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Health Care Hurdles for Entrepreneurs

Ryan Coonerty and Jeremy Neuner, two of the principals of entrepreneur magnet NextSpace, make the case for a health care system that isn't tied to employment.

By Ryan Coonerty and Jeremy Neuner

TODAY'S entrepreneurs face daunting barriers to starting a business: tight access to credit and capital, a skeptical market for new products and services and increased global competition. As owners of NextSpace, a co-working and innovation business here in Santa Cruz, we see dozens of good ideas every day that will create jobs, build a tax base and continue to make our region and country ground zero for global investment and innovation. Yet the strongest force slowing or stopping these ideas is not tight capital or tough competition. It is a lack of access to health-care benefits for the entrepreneur and his or her family.

Here are examples that are being replicated hundreds of thousands of times in this country, each one slowing the economic recovery and making the United States less competitive:

Sol Lipman and David Beach, two experienced tech entrepreneurs, are the creators of, a video version of Twitter. With limited capital, Lipman and Beach have bootstrapped their idea into a company that now rivals their better-financed competition. Yet, has not taken off as fast as these entrepreneurs had hoped. The reason: Beach is unable to leave his position with a major Silicon Valley Internet company because he cannot afford to lose his company-sponsored health-care benefits. So he splits his time between his "day job" and, slowing the growth of an innovative new company. Lipman sums up his frustration when he says that "there's no doubt that we'd be a bigger company--with more revenue and more employees--if David could afford to cut the ties with his company and devote 100 percent of his time to"

Like many of today's entrepreneurs, Ryan Mills started his new company less by choice than by necessity. The collapse of the real estate market forced his development firm to lay off 20 employees and close up shop. With two kids and another on the way, Mills quickly founded his own architectural rendering service and developed a client base. His biggest challenge was that his wife was pregnant, a "pre-existing condition" in the HMO world. As a sole proprietor with a "sick" family member, finding affordable health insurance was nearly impossible. Eventually, the Mills family found a plan at a price tag of close to a $1,000 per month, a huge cost for a startup firm. Mills says the extra expense is "the difference between being able to hire a second employee or not."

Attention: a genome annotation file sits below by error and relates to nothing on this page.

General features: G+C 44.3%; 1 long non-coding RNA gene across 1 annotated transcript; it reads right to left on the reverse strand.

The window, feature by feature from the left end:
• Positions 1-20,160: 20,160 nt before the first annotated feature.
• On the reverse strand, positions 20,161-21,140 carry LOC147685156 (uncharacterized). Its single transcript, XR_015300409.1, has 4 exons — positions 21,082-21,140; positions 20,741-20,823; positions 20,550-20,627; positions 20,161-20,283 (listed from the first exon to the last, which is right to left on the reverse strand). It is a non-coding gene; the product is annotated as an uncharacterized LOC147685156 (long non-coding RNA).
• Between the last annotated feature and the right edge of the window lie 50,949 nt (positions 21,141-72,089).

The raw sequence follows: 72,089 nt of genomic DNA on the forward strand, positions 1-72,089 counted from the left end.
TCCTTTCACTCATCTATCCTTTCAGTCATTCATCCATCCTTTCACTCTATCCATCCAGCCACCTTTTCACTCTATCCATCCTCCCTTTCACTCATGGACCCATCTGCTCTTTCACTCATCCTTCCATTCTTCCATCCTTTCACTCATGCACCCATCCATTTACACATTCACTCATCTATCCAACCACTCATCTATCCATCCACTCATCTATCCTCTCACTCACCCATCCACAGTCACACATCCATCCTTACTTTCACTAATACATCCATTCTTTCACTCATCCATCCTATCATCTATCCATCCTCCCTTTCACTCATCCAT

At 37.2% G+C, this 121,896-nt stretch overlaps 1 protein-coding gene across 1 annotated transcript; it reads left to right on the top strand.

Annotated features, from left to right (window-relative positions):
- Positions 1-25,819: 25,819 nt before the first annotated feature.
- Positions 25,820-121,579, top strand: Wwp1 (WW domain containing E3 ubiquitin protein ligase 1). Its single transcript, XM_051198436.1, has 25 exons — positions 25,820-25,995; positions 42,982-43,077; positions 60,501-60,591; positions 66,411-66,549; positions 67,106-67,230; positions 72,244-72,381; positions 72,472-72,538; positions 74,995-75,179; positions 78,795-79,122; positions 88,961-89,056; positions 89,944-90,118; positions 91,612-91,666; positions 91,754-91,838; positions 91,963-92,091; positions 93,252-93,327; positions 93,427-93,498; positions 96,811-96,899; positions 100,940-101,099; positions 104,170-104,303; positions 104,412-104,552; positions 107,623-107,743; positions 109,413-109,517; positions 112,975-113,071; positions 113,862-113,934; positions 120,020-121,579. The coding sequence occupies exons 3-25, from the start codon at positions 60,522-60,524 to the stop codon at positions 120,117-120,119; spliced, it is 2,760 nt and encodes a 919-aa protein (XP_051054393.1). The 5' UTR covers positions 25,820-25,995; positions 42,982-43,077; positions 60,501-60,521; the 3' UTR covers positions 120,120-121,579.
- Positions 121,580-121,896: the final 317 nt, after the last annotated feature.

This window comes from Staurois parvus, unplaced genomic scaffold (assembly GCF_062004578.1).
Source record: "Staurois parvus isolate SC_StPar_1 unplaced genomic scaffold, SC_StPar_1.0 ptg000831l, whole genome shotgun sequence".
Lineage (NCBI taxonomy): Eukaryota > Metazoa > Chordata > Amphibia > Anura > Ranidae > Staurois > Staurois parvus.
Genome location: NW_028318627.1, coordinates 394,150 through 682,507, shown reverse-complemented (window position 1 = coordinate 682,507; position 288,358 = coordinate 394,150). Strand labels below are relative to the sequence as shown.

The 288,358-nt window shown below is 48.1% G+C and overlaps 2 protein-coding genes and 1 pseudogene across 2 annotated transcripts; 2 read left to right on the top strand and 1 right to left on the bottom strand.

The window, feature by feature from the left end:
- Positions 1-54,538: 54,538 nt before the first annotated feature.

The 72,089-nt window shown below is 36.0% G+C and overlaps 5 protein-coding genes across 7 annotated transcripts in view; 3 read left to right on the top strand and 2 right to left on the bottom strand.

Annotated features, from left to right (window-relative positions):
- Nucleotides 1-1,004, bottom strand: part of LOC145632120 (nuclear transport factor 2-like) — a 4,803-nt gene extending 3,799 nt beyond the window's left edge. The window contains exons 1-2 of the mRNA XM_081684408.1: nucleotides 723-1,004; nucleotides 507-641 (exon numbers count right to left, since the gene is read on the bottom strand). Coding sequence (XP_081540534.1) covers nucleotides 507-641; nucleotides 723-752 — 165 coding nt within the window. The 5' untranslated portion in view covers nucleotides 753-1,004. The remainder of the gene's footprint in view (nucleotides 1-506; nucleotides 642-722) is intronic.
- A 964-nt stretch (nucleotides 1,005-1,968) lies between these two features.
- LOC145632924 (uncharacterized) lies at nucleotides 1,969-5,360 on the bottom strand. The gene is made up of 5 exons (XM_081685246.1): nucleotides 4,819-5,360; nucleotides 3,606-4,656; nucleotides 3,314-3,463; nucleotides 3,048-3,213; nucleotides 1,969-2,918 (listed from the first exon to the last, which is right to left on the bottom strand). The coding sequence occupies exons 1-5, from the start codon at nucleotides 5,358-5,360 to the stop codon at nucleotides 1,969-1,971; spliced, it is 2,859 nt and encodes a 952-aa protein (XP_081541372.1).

The United States continues to hang on to an expensive and ineffective health-care system that is largely company-based. This system forces prospective entrepreneurs to choose between their ideas and the welfare of their families. Any reform in health care must provide for portability of benefits that does not solely rely on company-based employment. If not, we drastically reduce our country's ability to create innovative products and services in the global economy. Who knows, there may be an entrepreneur out there with a great idea for reducing the cost of health-care delivery. It would be a shame if she is forced to choose between bringing that idea to market and providing health insurance for her family.

Ryan Coonerty, the former mayor of Santa Cruz, and Jeremy Neuner are co-founders of NextSpace--Coworking + Innovation, a business incubator in Santa Cruz (through which neither one of them receives health-care coverage). Read a longer version of this commentary at

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